Now let’s assume you’ll charge your Model S using a Wall connector (wired to a 60 A circuit breaker) — table 5 shows that the maximum charging speed for the Model S using this wall connector is 34 mi/h.

With these two pieces of information, you can calculate the estimated charging time like so:

Estimated Charging Time (h) = Battery Rated Capacity (mi) / Max. Charging Speed (mi/h)

Estimated Charging Time (h) = 405 mi / 34 mi/h = 11.9 hours

In conclusion charging a Tesla Model S from 0% to 100% SoC, using a wall connector (wired to a 60 A breaker) would take approximately 12 hours.


Example 2: Charging A Tesla Model Y Using A Mobile Connector With A NEMA 6 – 20 Adapter

The rated range of the Model Y is 303 miles and the maximum charging speed, using a NEMA 6 – 20 adapter, is 14 mi/h.

That’s all the info you need to calculate the estimated charging time. Let’s calculate:

Estimated Charging Time (h) = Battery Rated Capacity (mi) / Max. Charging Speed (mi/h)

Estimated Charging Time (h) = 303 mi / 14 mi/h = 21.6 hours

In conclusion, charging a Tesla Model Y from 0% to 100% SoC, using a mobile connector plugged into a NEMA 6 – 20 socket would take approximately 22 hours

You can apply the same logic to estimate the time it would take to charge your Tesla.

Please note: it’s imperative to note that these are simple estimations. As previously stated, several factors can impact charging time, such as temperature, the current state of charge, the age of the battery, etc.


Can A Tesla Charge In 30 Minutes?

Yes, a Tesla can be charged in 30 minutes via a Supercharger (DC fast charging).
This charging method uses direct current to charge the battery directly (so there’s no need to convert AC to DC). For this reason, it can charge at a high voltage of up to 480V.

Tesla Supercharger
Tesla’s supercharger is designed to charge your Tesla quickly so you can get back on the road, being ideal for long-distance travel.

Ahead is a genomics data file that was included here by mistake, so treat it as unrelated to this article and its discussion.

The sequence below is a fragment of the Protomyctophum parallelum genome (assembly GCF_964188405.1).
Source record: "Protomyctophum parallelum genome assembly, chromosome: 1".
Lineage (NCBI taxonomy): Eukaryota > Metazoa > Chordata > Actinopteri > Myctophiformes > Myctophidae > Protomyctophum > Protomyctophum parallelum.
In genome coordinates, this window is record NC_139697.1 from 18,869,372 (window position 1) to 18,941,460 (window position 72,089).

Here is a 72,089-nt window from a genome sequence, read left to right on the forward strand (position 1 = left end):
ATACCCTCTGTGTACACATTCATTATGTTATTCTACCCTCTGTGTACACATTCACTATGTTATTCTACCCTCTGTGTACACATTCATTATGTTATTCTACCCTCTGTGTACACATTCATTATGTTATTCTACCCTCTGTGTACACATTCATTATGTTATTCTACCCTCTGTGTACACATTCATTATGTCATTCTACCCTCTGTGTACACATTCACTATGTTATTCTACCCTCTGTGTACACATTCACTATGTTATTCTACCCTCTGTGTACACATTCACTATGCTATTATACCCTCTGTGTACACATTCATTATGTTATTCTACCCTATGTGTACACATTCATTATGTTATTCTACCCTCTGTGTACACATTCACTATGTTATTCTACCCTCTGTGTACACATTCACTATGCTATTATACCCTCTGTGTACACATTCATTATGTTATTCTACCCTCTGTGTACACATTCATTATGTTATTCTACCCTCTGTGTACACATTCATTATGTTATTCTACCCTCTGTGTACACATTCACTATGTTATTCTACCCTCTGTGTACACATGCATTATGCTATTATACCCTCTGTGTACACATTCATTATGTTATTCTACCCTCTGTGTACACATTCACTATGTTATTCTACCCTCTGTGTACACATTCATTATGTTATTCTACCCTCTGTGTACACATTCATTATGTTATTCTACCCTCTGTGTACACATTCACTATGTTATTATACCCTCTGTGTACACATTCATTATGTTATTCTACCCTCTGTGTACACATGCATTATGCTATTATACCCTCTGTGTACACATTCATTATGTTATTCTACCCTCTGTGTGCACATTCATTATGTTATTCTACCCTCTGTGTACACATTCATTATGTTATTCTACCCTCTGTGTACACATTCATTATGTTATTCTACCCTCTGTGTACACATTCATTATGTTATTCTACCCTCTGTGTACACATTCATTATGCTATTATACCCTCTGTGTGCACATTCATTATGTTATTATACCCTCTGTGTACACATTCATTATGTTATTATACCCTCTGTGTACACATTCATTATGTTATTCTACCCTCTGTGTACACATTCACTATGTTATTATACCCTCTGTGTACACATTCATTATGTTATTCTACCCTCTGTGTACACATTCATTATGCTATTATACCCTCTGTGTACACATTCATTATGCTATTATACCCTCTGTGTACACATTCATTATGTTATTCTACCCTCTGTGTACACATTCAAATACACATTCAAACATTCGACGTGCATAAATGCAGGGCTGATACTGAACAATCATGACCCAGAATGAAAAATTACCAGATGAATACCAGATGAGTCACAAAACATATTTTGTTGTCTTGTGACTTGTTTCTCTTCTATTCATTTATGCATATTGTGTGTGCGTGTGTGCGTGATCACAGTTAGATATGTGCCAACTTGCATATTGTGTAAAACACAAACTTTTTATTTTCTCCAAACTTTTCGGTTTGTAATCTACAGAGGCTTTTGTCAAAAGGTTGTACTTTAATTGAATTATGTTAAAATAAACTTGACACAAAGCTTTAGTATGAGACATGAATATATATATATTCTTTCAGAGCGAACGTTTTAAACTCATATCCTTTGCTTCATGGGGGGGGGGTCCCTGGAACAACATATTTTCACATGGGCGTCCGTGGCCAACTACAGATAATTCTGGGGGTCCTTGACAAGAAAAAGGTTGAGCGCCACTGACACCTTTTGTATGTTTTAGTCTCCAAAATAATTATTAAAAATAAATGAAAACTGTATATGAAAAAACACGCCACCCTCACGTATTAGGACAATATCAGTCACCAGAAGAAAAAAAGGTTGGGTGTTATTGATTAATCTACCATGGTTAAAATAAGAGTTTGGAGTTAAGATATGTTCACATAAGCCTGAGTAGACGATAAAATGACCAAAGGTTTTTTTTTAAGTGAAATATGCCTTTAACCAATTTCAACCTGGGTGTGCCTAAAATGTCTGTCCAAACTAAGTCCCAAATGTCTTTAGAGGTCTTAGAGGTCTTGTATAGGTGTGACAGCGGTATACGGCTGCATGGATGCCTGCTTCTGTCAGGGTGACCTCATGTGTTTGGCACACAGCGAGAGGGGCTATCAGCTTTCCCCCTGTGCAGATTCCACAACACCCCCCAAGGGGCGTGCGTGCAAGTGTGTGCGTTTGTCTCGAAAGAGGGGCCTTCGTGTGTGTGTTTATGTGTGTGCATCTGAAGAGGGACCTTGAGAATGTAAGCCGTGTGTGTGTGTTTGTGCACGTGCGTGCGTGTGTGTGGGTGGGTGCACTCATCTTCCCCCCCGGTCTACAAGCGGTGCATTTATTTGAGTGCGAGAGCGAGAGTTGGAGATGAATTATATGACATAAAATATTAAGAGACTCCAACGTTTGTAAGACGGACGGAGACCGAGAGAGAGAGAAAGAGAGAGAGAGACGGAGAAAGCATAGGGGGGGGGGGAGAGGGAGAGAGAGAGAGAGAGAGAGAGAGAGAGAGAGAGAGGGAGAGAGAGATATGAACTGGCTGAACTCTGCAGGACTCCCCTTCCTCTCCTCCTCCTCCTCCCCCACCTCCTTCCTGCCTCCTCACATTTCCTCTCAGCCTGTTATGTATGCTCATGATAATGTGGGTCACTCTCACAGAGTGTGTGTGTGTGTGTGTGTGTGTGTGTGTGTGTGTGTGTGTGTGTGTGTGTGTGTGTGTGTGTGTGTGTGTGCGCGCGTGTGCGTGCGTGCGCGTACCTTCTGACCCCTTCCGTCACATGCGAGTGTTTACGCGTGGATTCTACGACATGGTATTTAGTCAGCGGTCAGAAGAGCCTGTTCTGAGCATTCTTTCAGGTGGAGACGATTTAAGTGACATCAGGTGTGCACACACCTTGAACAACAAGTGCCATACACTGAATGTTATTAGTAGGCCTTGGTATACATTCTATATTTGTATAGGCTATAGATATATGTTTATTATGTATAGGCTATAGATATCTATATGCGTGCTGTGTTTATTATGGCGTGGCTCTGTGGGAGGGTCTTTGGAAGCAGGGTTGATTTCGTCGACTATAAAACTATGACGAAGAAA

Source: businessinsider.com

However, this can only be achieved under certain conditions.

For instance, you first have to precondition your battery for fast charging because your battery pack needs to be warm to accept such a high charging power.

More importantly, it does not apply to charging your Tesla from 0% to 100% SoC, which can take about 2 hours using a supercharger.

This “charging a Tesla in 30 minutes” scenario is only valid for charging between 20% to 70% SoC.

In fact, when plugging into a Supercharger, your vehicle’s charge limit may be automatically decreased to 80% because the last 20% can take the same amount of time (if not more) as charging from 10% to 80% SoC.

This happens because when your battery is almost full, the internal resistance increases dramatically, and your battery struggles to accept a charge.

So, in summary, you can charge your Tesla in 30 minutes, but you wouldn’t be adding 100% of your battery capacity (actually doing so is not recommended for daily use).

In reality, a supercharger can add about 50% of the total range capacity in 30 minutes (ideally from 20% to 70% SoC).


Final Thoughts

Tesla charging times can vary from 30 minutes to 5 days, depending on several factors, such as battery size, the type of charger being used, the power source, etc.

Level 1 chargers (120 V) can take a long time (a matter of days, not hours) to charge a Tesla fully. It can be a working option for those who don’t travel long distances very often and leave their Tesla plugged in overnight.

However, if you need a faster charging solution, level 2 charging is the way to go. It provides a higher charging power, charging your Tesla much faster than any level 1 charger.

The third option is going to a Supercharging Station, which can recharge your battery in less than an hour. However, Tesla recommends only using this charging option when necessary (such as during long road trips), as frequent use can decrease battery capacity and shorten battery life.

Now that you’ve done your research and know your charging options — and how long each one takes to charge your Tesla — you should be good to go!

How Long Does It Take To Charge A Tesla?